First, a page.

Scientists Develop Financial Turing Test
Various economists argue that the efficiency of a market ought to be clearly evident in the returns it produces. They say that the more efficient it is, the more random its returns will be and a perfect market should be completely random.
That would appear to give the lie to the widespread belief that humans are unable to tell the difference between financial market returns and, say, a sequence of coin tosses. A number of experiments seem to back up this belief, showing for example that humans studying randomly generated data very quickly identify ‘trends’ in the data and develop hypotheses about them.
To find out whether humans can reliably distinguish between real and random market data, Jasmina Hasanhodzic at AlphaSimplex, an investment strategy company in Cambridge, Mass, Andrew Lo at MIT’s Sloan School of Management, who founded AlphaSimplex and Emanuele Viola at NorthEastern University, have devised a simple experiment.
They have created a computer game in which a player is shown two time-series of data. One is real data from a financial market such as the US Dollar Index, or the spot price of Gold. The other is the same data randomly rearranged. The player has to guess which is the real series and is immediately told whether the guess is right or wrong.
Hasanhodzic and co call this a financial Turing test and anybody can sign up and take the test on their website.
In their experiment, 78 people took the test, with each contest lasting two weeks.
The results show that that humans are actually rather good at this game. After a few guesses most people quickly learn how to distinguish the real data from the random stuff. “The results provide overwhelming statistical evidence (p-values of at most 0.5%) that humans can quickly learn to distinguish actual price series from randomly generated ones,” say Hasanhodzic and co.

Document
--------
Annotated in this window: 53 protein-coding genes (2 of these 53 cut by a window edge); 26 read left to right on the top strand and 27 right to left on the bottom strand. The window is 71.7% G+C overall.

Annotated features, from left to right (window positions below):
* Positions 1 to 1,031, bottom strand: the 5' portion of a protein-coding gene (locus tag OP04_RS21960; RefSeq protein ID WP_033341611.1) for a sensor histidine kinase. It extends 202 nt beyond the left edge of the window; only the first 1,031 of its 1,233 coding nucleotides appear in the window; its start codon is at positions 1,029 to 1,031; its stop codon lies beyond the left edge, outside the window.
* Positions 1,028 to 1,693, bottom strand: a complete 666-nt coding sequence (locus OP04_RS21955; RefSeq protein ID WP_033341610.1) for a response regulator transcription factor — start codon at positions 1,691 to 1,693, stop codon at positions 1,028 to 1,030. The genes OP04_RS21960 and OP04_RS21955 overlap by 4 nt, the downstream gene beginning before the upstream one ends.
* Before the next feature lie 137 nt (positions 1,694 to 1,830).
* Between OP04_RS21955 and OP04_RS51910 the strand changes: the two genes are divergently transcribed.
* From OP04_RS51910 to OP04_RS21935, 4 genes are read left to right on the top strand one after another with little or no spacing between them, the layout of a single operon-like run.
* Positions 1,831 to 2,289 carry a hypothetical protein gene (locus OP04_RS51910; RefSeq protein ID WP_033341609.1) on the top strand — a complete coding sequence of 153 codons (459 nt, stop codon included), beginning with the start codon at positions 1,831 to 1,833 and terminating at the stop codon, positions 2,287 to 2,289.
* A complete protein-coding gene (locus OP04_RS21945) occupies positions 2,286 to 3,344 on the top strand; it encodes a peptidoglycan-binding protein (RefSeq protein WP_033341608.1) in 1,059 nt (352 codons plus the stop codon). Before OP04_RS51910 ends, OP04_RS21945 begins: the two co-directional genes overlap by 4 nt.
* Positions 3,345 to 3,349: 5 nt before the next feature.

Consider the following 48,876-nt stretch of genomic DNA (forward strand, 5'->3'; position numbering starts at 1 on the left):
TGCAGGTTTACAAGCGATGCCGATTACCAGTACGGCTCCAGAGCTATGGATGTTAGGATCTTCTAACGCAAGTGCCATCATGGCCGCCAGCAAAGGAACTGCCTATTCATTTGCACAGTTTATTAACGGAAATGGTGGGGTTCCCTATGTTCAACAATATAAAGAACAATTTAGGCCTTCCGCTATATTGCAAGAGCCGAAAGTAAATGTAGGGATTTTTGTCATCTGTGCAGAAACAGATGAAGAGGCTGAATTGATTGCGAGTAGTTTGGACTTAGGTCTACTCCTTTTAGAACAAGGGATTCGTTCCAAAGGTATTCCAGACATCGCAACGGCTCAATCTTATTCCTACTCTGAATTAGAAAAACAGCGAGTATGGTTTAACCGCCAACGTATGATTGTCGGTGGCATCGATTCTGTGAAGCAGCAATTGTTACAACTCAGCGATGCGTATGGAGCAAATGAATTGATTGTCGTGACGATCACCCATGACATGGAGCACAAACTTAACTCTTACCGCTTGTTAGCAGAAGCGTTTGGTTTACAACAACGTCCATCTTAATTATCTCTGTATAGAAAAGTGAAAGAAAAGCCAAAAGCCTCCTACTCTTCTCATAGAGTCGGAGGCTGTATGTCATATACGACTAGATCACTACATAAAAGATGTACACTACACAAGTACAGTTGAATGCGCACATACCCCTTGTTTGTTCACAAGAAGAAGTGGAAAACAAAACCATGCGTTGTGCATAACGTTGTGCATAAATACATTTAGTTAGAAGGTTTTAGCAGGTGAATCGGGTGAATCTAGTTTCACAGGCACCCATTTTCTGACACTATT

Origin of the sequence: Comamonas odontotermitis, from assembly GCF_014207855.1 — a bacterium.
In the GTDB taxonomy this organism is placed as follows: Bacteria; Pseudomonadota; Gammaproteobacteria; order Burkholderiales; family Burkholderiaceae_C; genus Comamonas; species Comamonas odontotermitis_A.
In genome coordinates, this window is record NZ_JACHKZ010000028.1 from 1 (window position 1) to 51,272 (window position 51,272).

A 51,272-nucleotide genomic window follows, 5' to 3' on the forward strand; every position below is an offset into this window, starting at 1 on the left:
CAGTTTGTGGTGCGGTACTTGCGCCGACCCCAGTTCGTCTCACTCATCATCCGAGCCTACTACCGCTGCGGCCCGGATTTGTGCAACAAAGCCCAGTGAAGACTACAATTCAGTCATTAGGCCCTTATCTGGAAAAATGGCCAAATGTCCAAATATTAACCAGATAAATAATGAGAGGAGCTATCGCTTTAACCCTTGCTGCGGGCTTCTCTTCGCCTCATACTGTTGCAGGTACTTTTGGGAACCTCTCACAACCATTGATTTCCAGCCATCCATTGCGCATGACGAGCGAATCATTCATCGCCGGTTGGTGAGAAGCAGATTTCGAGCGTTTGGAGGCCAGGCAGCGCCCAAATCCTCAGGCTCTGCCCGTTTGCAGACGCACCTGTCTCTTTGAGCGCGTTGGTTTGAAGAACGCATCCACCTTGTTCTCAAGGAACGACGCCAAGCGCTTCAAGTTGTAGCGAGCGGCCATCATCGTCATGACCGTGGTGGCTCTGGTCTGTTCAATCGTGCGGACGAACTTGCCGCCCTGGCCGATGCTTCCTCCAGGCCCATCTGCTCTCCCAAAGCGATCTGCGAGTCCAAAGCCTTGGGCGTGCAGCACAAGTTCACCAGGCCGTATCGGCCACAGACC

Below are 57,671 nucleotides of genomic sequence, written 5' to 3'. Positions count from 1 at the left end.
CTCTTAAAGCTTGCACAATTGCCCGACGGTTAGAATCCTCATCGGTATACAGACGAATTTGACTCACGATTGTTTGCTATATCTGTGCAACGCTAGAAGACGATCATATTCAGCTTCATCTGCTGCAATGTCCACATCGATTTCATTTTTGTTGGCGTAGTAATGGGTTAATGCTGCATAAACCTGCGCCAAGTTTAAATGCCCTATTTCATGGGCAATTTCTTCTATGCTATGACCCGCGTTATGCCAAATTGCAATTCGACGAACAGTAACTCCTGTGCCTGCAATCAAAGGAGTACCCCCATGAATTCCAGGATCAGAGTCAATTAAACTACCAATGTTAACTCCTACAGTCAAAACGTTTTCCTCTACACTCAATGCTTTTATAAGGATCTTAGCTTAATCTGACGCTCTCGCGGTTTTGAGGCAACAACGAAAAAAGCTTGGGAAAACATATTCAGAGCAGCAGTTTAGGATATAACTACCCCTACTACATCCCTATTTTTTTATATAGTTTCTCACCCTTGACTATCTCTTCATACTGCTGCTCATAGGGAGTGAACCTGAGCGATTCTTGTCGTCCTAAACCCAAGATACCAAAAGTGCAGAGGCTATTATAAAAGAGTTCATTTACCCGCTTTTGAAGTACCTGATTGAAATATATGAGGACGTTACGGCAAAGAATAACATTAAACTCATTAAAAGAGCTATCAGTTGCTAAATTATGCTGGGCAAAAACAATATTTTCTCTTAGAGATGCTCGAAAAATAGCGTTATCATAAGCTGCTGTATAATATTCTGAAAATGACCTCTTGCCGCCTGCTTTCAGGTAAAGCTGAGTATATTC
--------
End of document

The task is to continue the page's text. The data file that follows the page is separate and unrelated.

It’s not hard to see why. In feedback sessions, the players say that the real data was smoother than the randomised data or vice versa and that these patterns were easy to spot after a few goes.
That’s an intriguing result but what to make of it? First let’s look at what the study does not address. The study does not address any notion of predictability. A truly random market is entirely unpredictable, by definition. There is good evidence that real markets are not random and that their behaviour can be described by fairly simple principles. That doesn’t make them predictable, however (although we have looked at evidence that certain kinds of bubble markets might be predictable here, here and here).
Neither does the study address whether humans are good at making predictions; whether they are better at predicting the future performance of a market than, say, a coin toss.
So what does it show? It shows that humans are good at pattern recognition. Nothing more and nothing less.
Ref: arxiv.org/abs/1002.4592: Is It Real, or Is It Randomized?: A Financial Turing Test
Geoffrey Hinton tells us why he’s now scared of the tech he helped build
“I have suddenly switched my views on whether these things are going to be more intelligent than us.”
ChatGPT is going to change education, not destroy it
The narrative around cheating students doesn’t tell the whole story. Meet the teachers who think generative AI could actually make learning better.
Meet the people who use Notion to plan their whole lives
The workplace tool’s appeal extends far beyond organizing work projects. Many users find it’s just as useful for managing their free time.
Learning to code isn’t enough
Historically, learn-to-code efforts have provided opportunities for the few, but new efforts are aiming to be inclusive.
Get the latest updates from
MIT Technology Review
Discover special offers, top stories, upcoming events, and more.